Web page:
Frances Arnold

Reviewing is inherently contentious, and it should be. Theatre, as with all art forms, is subjective and therefore it is unlikely that any sort of consensus will be reached on a production. Although I have seen brilliant productions which received exclusively five-star reviews, the most ground-breaking productions which truly challenged me were those which left reviewers divided. Perhaps a negative review is therefore confirmation that even if not effectively portrayed, those involved were willing to attempt something different. In student theatre, we have the luxury of being able to try things and make brave choices. Critiquing this and discouraging experimentation in favour of celebrating theatrical conformities seems an error.

I was recently involved in a production of Oscar Wilde’s Salome at the Corpus Playroom. It was a production that received mixed reviews from the various Cambridge theatre sections. The disparity in the number of stars between these reviews, from 2.5/5 to 4/5, was startling. Yet the production set out to do something different and potentially contentious. Instead of setting the play in Biblical times as it is traditionally, our director Olly Francis chose to place it in a pseudo-futuristic DLR carriage. Of course, at first glance, this seems confusing and could be deemed superfluous. However, this decision was made specifically due to the surreal nature of the text, and also detailed her reasoning in an extensive preview. Furthermore, many of the criticisms the production received were rooted in the script itself. I question the validity of tearing apart a script in a review, particularly a script written over a century ago. In performances of new writing, I can understand the logic of criticising this; the writer is an integral part of the theatrical process and is intentionally opening their work up to criticism. Nevertheless, in most cases, the director chooses a script and should be reviewed on their interpretation rather than this initial decision.

Frances Arnold

A glaring example of the unhelpfulness of tearing down a production based primarily on the script seems to be that of reviews of The Bloody Chamber, performed at the ADC during Michaelmas term. This is particularly pertinent because as it was a freshers’ play; the directors had no role in choosing the script. Speaking to them, it became clear that they themselves shared the frustrations with the script highlighted by reviewers. This made the review seem unjust, or at the very least, poorly researched. The reviewer should have known their lack of involvement in picking the text and focused their review on the other aspects of the performance which were within their control.

A principal issue with Cambridge theatre reviewing is the lack of separation between the reviewers and the reviewed. The shows are performed by students and critiqued by students. This leads the reviews to feel far more personal than they otherwise would. There is no separation between these two, often opposing, forces and many of the reviewers have also put on or been involved in shows. It is far more difficult to accept criticism from someone equally as 'unqualified' as you and unfortunately allows either side to easily dismiss the other.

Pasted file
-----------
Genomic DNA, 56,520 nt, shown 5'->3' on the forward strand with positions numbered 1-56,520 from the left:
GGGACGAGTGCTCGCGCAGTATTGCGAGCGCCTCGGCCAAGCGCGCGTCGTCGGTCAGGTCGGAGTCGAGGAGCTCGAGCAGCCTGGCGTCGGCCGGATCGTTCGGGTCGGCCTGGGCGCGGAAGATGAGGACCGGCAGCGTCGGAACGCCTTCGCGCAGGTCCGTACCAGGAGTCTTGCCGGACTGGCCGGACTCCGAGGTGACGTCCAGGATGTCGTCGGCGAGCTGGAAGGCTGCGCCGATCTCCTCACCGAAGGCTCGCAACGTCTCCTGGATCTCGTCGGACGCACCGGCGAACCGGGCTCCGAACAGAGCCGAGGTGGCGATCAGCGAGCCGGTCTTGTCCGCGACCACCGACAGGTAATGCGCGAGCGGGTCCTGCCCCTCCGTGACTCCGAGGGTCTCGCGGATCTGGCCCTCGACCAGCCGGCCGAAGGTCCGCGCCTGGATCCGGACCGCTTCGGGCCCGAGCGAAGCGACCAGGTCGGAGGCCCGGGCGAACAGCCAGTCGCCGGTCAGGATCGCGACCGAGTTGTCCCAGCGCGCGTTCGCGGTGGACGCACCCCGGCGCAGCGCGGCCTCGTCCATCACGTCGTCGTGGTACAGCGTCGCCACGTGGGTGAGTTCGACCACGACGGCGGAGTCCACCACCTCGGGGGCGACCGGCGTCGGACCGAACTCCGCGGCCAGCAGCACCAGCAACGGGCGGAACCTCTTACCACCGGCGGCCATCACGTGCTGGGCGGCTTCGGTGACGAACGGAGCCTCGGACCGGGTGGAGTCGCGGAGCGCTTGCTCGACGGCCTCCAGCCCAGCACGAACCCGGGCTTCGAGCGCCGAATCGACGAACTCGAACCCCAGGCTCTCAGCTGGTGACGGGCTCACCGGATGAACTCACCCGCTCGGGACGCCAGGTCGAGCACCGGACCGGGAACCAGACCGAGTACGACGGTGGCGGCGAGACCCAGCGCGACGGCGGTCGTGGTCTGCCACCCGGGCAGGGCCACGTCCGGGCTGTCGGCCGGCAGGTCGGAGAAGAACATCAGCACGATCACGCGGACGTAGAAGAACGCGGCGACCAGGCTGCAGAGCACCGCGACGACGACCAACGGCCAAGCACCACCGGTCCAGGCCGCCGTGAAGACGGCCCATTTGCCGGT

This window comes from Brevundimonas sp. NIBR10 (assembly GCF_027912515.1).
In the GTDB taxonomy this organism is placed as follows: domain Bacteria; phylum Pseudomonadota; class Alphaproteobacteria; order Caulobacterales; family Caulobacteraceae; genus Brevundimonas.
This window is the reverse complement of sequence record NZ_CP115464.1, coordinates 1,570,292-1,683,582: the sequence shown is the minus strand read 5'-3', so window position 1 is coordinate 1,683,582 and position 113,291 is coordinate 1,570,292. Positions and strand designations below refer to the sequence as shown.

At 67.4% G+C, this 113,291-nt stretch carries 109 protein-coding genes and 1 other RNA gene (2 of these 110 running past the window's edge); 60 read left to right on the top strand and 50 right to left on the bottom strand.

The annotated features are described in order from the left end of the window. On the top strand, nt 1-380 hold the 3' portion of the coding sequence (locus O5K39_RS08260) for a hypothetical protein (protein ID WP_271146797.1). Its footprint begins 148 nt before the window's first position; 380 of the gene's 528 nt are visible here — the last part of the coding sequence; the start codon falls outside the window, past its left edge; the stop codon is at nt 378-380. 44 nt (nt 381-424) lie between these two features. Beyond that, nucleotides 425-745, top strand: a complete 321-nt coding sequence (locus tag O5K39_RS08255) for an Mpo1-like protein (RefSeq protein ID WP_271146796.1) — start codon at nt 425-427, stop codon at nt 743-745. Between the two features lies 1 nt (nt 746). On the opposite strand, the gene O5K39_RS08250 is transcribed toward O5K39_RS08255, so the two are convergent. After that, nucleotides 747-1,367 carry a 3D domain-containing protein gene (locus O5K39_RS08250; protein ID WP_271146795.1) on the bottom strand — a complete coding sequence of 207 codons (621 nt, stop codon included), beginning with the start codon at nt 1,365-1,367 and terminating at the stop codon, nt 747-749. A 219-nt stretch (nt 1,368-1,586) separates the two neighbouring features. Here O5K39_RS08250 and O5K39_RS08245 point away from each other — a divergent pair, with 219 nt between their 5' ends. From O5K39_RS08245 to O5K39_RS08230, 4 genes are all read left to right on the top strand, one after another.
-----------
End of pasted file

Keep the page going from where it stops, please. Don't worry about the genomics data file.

In student theatre, we have the luxury of being able to try things and make brave choices.

Often overlooked by reviewers are the financial constraints of productions, especially in the context of amateur student theatre, which can prevent the full realisation of a director’s vision. In criticising a perhaps underwhelming set or costumes, it is important to remember that frequently these are not a result of a lack of imagination but rather of funding.

Equally, it seems important to highlight that many of the plays that do receive significant funding and stellar reviews are dominated by male characters and narratives. This seems wholly regressive, particularly as with student theatre we have the opportunity to reject theatre’s patriarchal traditions. It is clear that these plays, many of which form part of the theatrical canon, are easily ascribed five stars, and this sets a dangerous precedent hindering the modernisation and diversification of theatre.

Frances Arnold

I am, however, not trying to present an argument in favour of wholly positive reviewing, nor am I undermining the importance of reviews overall. If reviews merely focused on the positive aspects of every production, they would all be entirely discredited. Ultimately art, and particularly theatre, a form of art in which the focus is placed so heavily on the audience, must take into account the opinions of its consumers; all of which are valid. It becomes a question of constructive and unconstructive criticism. Tearing apart a script is pointless because it is the foundation of a production upon which all other decisions were made. By all means, criticise the direction, the concept, the tech and all other elements which were actively decided upon by those involved, but avoid disparaging that which is out of their control.

Want to write for Vulture?

Join our writers' groups and be the first to hear about all things Arts, Fashion, Film & TV, Lifestyle, Music and Theatre. Just head to bit.ly/writeforvulture.

Reviews are important. They can encourage ticket sales and they can prevent them. They can help build a director’s confidence or they can destroy it. Sometimes they can have absolutely no impact whatsoever. Theatre is subjective and what is important to remember when receiving a bad review is that it is the opinion of an individual. Nevertheless, reviewers must seek to challenge their own accepted notions of ‘good theatre’ and foster an environment in which experimentation is celebrated and not scorned.

Sponsored links

Partner links